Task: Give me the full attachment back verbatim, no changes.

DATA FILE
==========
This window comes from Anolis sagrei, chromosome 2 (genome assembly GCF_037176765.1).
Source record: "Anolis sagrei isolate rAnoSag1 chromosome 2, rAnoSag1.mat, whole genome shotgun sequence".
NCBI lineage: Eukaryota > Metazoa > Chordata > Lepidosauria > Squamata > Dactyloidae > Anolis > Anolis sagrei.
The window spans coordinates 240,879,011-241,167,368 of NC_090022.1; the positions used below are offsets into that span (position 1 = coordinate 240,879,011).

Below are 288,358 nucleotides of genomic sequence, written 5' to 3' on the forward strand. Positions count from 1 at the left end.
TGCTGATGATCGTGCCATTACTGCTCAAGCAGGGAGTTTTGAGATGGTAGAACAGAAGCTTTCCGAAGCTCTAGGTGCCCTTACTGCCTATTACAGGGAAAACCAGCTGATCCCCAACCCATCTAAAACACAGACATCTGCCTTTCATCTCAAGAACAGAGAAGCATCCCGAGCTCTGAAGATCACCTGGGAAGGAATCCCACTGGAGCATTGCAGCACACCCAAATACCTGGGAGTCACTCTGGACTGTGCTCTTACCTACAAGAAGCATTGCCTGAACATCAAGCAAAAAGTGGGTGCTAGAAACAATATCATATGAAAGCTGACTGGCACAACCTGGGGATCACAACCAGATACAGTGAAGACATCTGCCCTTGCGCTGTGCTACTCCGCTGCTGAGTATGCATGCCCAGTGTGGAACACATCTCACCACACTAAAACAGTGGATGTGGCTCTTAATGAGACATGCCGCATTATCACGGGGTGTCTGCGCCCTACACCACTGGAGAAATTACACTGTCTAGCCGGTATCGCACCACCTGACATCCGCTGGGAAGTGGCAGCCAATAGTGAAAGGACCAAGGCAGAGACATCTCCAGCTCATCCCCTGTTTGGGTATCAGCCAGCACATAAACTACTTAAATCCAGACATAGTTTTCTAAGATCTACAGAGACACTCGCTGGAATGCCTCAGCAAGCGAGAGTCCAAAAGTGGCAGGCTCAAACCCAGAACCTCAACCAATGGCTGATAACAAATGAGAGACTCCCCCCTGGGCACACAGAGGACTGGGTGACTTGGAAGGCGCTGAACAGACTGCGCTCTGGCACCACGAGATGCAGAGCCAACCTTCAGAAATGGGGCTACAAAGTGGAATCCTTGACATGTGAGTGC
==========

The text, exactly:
This window comes from Anolis sagrei, chromosome 2 (genome assembly GCF_037176765.1).
Source record: "Anolis sagrei isolate rAnoSag1 chromosome 2, rAnoSag1.mat, whole genome shotgun sequence".
NCBI lineage: Eukaryota > Metazoa > Chordata > Lepidosauria > Squamata > Dactyloidae > Anolis > Anolis sagrei.
The window spans coordinates 240,879,011-241,167,368 of NC_090022.1; the positions used below are offsets into that span (position 1 = coordinate 240,879,011).

Below are 288,358 nucleotides of genomic sequence, written 5' to 3' on the forward strand. Positions count from 1 at the left end.
TGCTGATGATCGTGCCATTACTGCTCAAGCAGGGAGTTTTGAGATGGTAGAACAGAAGCTTTCCGAAGCTCTAGGTGCCCTTACTGCCTATTACAGGGAAAACCAGCTGATCCCCAACCCATCTAAAACACAGACATCTGCCTTTCATCTCAAGAACAGAGAAGCATCCCGAGCTCTGAAGATCACCTGGGAAGGAATCCCACTGGAGCATTGCAGCACACCCAAATACCTGGGAGTCACTCTGGACTGTGCTCTTACCTACAAGAAGCATTGCCTGAACATCAAGCAAAAAGTGGGTGCTAGAAACAATATCATATGAAAGCTGACTGGCACAACCTGGGGATCACAACCAGATACAGTGAAGACATCTGCCCTTGCGCTGTGCTACTCCGCTGCTGAGTATGCATGCCCAGTGTGGAACACATCTCACCACACTAAAACAGTGGATGTGGCTCTTAATGAGACATGCCGCATTATCACGGGGTGTCTGCGCCCTACACCACTGGAGAAATTACACTGTCTAGCCGGTATCGCACCACCTGACATCCGCTGGGAAGTGGCAGCCAATAGTGAAAGGACCAAGGCAGAGACATCTCCAGCTCATCCCCTGTTTGGGTATCAGCCAGCACATAAACTACTTAAATCCAGACATAGTTTTCTAAGATCTACAGAGACACTCGCTGGAATGCCTCAGCAAGCGAGAGTCCAAAAGTGGCAGGCTCAAACCCAGAACCTCAACCAATGGCTGATAACAAATGAGAGACTCCCCCCTGGGCACACAGAGGACTGGGTGACTTGGAAGGCGCTGAACAGACTGCGCTCTGGCACCACGAGATGCAGAGCCAACCTTCAGAAATGGGGCTACAAAGTGGAATCCTTGACATGTGAGTGC